Also don't discount the benefits of hydration. Always have something tasty to drink handy. Maybe there's a cold beverage you'll like as much as hot chocolate?

As for clothing, unless you have a job that specifies a particular uniform, you should be able to at least incorporate the functionality of your childhood's long, loose clothing. Natural fibers, light colors, loose layers - there's nothing strange about wearing any of that in the summer. People in cold climates don't pay much attention to fashion when they're cold in the winter, they just bundle up. You should dress logically for the warmth, too.
posted by Mizu at 4:38 AM on March 30, 2011

I love summer but hate feeling immobilized by heat in un-airconditioned apartments, so I sympathize.

Soaking in cold baths, or cool if you can't stand all-the-way cold, helps a lot. Gold Bond powder is your friend, too: cooling and absorbs moisture/sweat.

If you can't find or afford a gym, exercise outside in the very early morning or late evening. If you don't want to exercise, go outside for a bit anyway. It's usually cooler outside than inside at this time.

I also may or may not have bought several packs of Otter Pops to stuff in my bra and pants. (Trim the corners just a little bit if you resort to this.)
posted by Metroid Baby at 5:00 AM on March 30, 2011 [4 favorites]

When I lived in an apartment without air conditioning, I kept several trays of ice frozen and made ice water constantly. At first I didn't think drinking something cool would make much of a difference against the utterly oppressive heat, but it turns out that it makes a HUGE difference. Drinking half a liter to a liter of nearly-frozen water was so effective I'd stop sweating almost immediately. The one time my girlfriend visited that sweltering apartment she didn't think ice water would help, but it fixed her right up too.

I don't think that will 100% solve your problems, but seriously - put cold stuff in your belly. It will drop your core temperature just a little, but just enough. It was like having my own personal air conditioner, but inside me.

But I think your long-term solution is to change your living conditions. I don't know what the prices are in the UK, but here in the states you can get a window air conditioner unit for as little as $100. Maybe you can start saving now and buy a small unit that will make your life tolerable?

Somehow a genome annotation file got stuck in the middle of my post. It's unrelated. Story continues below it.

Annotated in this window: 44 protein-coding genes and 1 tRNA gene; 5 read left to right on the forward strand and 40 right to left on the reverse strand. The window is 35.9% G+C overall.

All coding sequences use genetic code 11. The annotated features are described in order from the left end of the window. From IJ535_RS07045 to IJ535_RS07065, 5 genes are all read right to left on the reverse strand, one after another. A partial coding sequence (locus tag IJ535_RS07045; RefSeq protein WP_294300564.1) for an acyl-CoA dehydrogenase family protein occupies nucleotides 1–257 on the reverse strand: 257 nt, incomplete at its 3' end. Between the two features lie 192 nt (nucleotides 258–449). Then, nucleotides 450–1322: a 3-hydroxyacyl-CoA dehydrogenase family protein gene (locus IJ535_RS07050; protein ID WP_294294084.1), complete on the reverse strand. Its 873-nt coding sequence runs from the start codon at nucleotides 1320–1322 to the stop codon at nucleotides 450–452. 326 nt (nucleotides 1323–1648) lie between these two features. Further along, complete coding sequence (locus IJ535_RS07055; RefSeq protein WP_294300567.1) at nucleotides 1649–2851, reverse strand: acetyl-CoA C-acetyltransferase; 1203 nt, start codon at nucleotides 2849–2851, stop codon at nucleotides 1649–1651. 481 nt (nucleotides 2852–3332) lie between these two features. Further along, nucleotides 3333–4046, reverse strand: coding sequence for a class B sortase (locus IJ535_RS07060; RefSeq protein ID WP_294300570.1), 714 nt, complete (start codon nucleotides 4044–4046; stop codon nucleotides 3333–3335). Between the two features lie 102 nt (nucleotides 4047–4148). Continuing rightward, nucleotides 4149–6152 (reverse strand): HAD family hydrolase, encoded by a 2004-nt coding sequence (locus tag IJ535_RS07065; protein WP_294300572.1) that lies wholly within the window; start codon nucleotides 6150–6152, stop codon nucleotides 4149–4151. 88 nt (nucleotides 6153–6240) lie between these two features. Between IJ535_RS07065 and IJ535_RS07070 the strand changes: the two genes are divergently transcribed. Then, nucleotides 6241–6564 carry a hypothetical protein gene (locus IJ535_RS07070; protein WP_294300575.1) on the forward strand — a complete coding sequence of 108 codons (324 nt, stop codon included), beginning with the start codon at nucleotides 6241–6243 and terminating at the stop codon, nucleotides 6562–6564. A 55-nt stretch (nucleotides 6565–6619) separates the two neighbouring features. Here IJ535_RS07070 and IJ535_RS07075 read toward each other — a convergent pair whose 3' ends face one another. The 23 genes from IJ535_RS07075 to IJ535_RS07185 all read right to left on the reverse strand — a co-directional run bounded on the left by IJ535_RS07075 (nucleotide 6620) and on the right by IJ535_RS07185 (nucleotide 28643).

posted by Tehhund at 5:01 AM on March 30, 2011

If you are renting, could you ask your landlord to have bars installed over your windows, or at least over two of them, so that you can keep air moving at night? Having to keep your place completely shut up in mid-summer with no A/C seems like sort of an intolerable situation, to me.
posted by torticat at 5:07 AM on March 30, 2011 [2 favorites]

Do your windows open from the top as well as the bottom? If they do, open them all a little at the top and put a stick between them and the sill so that they can't be opened any further by someone outside. Stale hot air is not good, you need ventilation. Waking up earlier is a good thing if you can use the early morning hours to get some exercise. I've lived (with air conditioning) in hot climates for the last few years and the time just around dawn is always cool enough for my morning walk.

Sleeveless tops or dresses make a big difference somehow.
posted by mareli at 5:16 AM on March 30, 2011

Best answer: This hits really close to home because I have season that fills me with dread as well, and the older I get, the more it gets to me. It's winter. And here's why: I live in the northeast corner of the United States, where our winters in particular are much less pleasant than the UK and we can generally count on being snowed in to the point where you're barely outside for 10 or 12 weeks because there's snow hindering or outright blocking your path, combined with truly oppressive cold. And I have fantasies about moving to Belize or even the UK. And the isolation and lack of light makes me depressed, sometimes a lot. Here's how I get through it:

I love everything else about where I live. I love the shared attitudes, I love the culture, and I love New England summers. So I've got it pretty good, right? The lush, green New England summers, with all the things that I love about them, are my reward for suffering through the horrible winters. When I'm miserable with cabin fever and an aching back from shoveling, I imagine what it will be like when the seasons start to change and getting out of bed will be a pleasure instead of a test of endurance. So you can do with summer: summer is your trade-off for the cozy UK winters that you enjoy. You probably elected to live in the UK for a reason, and for most of us no place is perfect. Summer is the fee you pay in order to have the other nine months of the year make your life the best it can be. Kind of steeped in Calvinist atonement, huh? Well, it works.

Lots of people are giving you physical advice. This is something that you can try to mentally apply along with those good suggestions-- the right attitude is very helpful, and it's a lot easier to obtain if you have a solid base for it. Hope this helps.
posted by Mayor Curley at 5:39 AM on March 30, 2011 [3 favorites]

In addition to some great ideas above, try this:

After getting up, before going to bed, and anytime you are miserably hot, take a 60-second shower. The cool clean feeling lasts a while.

Learned this living in hot & humid St. Louis. And spending part of the day at work or in public spaces that are air-conditioned helps keep it from being unrelenting.
posted by lathrop at 5:51 AM on March 30, 2011

Best answer: Have your tried a swamp cooler?